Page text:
Subject: I have found a CD that I think you would enjoy
Restless on the Farm
Genres: Country, Pop
Listen to Samples
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Diverse Genius Strikes Again With His Usual A List Team
Paul J. Morrow, Jr. | Nashville, TN USA | 02/10/2000
(5 out of 5 stars)
"Some may find "Restless On the Farm" too diverse for their taste but I find that it is a perfect amalgam of Douglas' main musical interests - bluegrass, country, folk, blues, Middle Eastern (Jerry traveled in Turkey in the past and his love of exotic eastern rhythms and chords has sown up on several of his albums, including cut 2 here), Celtic, with touches of jazz and a nod to rootsy rock rhythms. He has been so busy producing others and serving as an A List sideman to everyone else that this is his first full blown effort in a while. As usual, he assembles an incomparable host of diverse singers and instrumentalists named in previous reviews. Listen to Tim O'Brien kick off the album with scorching bluegrass or Steve Earle take the Johnny Cash standard "Don't Take Your Guns To Town" into the late 1990s with the addition of a contemporary verse from present day mean streets (with beautiful, melancholy minor chord changes from Douglas) or the lovely lilt of Maura O'Connell or the blue-eyed soul of John Cowan. For all of the above brilliance, my heart stops at "Tribute To Peador O'Donnell," a stunning Celtic solo that was so good it was recently transcribed in Acoustic Musician magazine. That tune alone is worth the price of admission."
[I'm sorry: My 1-liner somehow won't fit here!]
Eric Mendelson (email@example.com) | Ithaca, NY | 06/01/1998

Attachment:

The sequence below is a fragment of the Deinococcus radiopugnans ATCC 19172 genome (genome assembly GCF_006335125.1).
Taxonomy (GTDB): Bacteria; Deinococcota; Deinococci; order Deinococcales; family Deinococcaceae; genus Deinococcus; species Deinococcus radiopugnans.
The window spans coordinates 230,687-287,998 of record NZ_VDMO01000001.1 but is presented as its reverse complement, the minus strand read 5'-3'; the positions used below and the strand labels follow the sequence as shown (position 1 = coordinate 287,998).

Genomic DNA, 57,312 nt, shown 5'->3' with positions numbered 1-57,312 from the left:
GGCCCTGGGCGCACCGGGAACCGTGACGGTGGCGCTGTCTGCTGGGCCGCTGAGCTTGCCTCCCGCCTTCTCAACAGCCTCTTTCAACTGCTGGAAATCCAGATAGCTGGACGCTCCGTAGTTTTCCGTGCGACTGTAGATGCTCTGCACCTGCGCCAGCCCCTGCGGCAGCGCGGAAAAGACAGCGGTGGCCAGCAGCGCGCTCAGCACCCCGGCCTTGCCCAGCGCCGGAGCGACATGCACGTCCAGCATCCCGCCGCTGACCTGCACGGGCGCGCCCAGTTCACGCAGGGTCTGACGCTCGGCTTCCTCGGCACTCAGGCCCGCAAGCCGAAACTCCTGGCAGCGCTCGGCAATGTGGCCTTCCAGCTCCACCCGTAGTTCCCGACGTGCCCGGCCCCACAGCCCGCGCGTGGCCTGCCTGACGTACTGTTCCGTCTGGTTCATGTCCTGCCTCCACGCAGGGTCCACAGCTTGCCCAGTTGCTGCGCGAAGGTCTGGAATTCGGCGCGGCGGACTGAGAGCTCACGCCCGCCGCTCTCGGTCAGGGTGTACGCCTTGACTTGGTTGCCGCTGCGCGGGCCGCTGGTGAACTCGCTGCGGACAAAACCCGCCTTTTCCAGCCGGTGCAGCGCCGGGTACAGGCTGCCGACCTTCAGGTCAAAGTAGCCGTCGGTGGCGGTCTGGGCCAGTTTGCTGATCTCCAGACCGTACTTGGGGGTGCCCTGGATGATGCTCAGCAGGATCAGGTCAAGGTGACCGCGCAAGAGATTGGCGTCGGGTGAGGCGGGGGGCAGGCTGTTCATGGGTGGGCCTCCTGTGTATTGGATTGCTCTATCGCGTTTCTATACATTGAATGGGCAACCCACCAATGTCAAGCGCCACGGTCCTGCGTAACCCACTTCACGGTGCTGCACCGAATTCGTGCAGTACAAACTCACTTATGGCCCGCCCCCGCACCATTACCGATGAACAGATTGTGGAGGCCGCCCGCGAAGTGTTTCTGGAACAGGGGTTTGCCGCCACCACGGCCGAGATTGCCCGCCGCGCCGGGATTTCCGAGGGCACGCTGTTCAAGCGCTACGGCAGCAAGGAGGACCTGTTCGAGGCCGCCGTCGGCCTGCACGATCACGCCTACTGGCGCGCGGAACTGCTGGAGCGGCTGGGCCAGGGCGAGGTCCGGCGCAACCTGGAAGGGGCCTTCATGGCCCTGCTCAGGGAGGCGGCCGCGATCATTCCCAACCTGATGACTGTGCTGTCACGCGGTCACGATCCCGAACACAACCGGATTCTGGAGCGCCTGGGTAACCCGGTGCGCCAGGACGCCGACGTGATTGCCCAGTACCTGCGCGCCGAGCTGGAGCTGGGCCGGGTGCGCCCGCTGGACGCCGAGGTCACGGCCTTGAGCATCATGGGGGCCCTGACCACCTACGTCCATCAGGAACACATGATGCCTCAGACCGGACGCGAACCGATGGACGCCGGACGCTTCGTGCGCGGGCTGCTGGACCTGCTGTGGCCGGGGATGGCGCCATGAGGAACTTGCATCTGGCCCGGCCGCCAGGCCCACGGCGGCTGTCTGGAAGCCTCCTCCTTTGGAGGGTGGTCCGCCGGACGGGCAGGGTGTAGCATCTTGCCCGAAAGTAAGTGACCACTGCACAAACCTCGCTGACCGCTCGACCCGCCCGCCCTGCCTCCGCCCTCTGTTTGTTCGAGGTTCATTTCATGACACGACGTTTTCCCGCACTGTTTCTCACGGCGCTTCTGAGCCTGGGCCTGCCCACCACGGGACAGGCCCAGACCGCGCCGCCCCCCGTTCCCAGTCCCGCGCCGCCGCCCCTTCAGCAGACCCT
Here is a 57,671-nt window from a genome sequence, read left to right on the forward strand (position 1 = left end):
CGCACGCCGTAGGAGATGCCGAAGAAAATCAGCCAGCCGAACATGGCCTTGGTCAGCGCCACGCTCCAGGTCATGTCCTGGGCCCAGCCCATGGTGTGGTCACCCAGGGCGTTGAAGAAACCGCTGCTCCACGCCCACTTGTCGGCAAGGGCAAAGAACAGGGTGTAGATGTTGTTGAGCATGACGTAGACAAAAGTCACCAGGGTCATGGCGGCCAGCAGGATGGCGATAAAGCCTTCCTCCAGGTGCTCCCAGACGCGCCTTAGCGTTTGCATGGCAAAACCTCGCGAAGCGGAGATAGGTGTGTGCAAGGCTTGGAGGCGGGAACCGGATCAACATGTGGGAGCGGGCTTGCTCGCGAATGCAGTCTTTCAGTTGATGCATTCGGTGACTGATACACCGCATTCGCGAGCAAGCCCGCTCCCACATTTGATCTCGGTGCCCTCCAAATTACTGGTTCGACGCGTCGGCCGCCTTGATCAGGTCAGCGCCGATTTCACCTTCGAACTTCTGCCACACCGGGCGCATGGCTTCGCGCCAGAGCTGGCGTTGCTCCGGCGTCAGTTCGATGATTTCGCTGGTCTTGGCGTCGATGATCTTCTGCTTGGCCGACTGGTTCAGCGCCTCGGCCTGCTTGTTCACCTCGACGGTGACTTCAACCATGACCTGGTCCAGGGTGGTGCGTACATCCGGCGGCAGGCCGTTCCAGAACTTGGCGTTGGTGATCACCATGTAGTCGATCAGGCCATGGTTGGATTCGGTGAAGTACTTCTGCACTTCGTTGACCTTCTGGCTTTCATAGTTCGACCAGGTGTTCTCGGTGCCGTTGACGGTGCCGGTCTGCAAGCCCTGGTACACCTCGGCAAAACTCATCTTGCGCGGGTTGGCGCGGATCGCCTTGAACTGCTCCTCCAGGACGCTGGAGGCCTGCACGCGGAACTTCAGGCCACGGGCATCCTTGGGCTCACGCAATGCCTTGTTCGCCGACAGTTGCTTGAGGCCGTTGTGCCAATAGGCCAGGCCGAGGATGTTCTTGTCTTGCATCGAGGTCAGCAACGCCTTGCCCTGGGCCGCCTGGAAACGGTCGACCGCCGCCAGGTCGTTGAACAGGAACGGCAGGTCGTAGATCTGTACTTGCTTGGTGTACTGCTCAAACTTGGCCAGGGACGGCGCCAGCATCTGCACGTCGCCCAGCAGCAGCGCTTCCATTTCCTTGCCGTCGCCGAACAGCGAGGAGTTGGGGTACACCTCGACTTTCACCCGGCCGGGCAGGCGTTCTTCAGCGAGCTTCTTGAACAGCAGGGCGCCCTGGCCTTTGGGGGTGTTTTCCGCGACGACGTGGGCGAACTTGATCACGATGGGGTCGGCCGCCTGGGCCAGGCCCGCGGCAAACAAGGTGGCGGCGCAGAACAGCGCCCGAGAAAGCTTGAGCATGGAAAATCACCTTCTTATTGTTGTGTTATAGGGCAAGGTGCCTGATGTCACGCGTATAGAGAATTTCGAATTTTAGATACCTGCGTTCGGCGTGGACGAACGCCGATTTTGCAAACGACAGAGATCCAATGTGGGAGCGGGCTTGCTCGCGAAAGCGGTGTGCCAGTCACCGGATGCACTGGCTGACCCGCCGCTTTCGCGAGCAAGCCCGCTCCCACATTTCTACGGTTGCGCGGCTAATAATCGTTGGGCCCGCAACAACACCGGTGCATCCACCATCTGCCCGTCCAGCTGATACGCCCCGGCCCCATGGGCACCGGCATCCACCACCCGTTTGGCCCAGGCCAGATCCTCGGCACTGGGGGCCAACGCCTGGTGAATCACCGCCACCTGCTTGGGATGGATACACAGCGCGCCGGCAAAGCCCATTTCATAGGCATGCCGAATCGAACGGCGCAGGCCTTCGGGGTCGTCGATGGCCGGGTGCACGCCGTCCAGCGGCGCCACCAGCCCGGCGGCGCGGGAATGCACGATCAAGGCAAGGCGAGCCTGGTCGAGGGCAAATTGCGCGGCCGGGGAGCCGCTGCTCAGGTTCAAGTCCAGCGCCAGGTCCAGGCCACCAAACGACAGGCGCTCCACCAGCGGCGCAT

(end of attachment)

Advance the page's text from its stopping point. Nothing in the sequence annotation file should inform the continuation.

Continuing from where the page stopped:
(5 out of 5 stars)
"Jerry Douglas's latest CD, "Restless on the Farm," does seem to come out of a musical restlessness. Known for his dobro (i.e. resophonic lap guitar) virtuosity, regularly appearing at important music festivals alongside the very best instrumentalists of New Acoustic music, hired by half the recording artists needing top-notch dobro accompaniment, and occasionally putting out his own album, Douglas has performed, to my knowledge, on no other kind of guitar. Here, though, he's stretched his nimble wings, playing in several cuts on lap steel and Weissenborn guitars, as well as dobro. The sound is varied, using the sweetness of the Weissenborn to good effect, and playing a surprisingly likable growly lap steel. For those who still think of dobro as only a bluegrass or country appendage, soft-spoken Jerry's here to say "Open your ears! We do it all!" He gives us rock-ish sounds (half the cuts use drums), a Johnny Winter blues tune, an Errol Garner swing number, and a nouveau-classical duet with Bela Fleck. But all you die-hard fans of Douglas's otherwise uncubbyholable New Acoustic sound which he and his other instrumental virtuoso-buddies have been developing for the last decade or two needn't fret: this is no radical departure and the sound we love is well represented here. In fact, many of those very New Acoustic virtuosos appear: Fleck on (what else?) banjo, Russ Barenberg on guitar, Edgar Meyer on bass, and Sam Bush on mandolins, with fine additions by such relative newcomers as Bryan Sutton (guitar) and John Gardner (drums). Another extension of Douglas's offerings this time out is vocals, not his, but those of Tim O'Brien, Steve Earl, John Cowan, and Maura O'Connell. Most of the pieces are instrumentals, though, mostly his own compositions. There's a grand one, "Turkish Taffee," which really does sound Turkish. Two cuts are trios with Barenberg and Meyer (with whom he recorded the superb CD, "Skip, Hop & Wobble"). Like "Skip, Hop & Wobble," this is one of those few albums I ! play over and over, untiringly, and one I'm sure will become a classic in my collection. So take Jerry's invitation, even if you couldn't distinguish a dobro from a donut: check out what resophonic and slide guitars can do."
Slower Lower | 09/22/1999
(4 out of 5 stars)
"I have recently purchased a dobro and started taking lessons. I purchased this album to familiarize myself with the sounds and playing style of this artist. I must say I was alittle disappointed that this album didn't feature more bluegrass numbers. The title "Down On The Farm", I thought suggested a more bluegrass flavor. However, there is no doubt Jerry Douglas' talent is tops and his clarity and crispness really makes you stop whatever you're doing and listen closely. I will undoubtedly buy more of Jerry's music and hope someday (in my dreams) I can play at least half this good."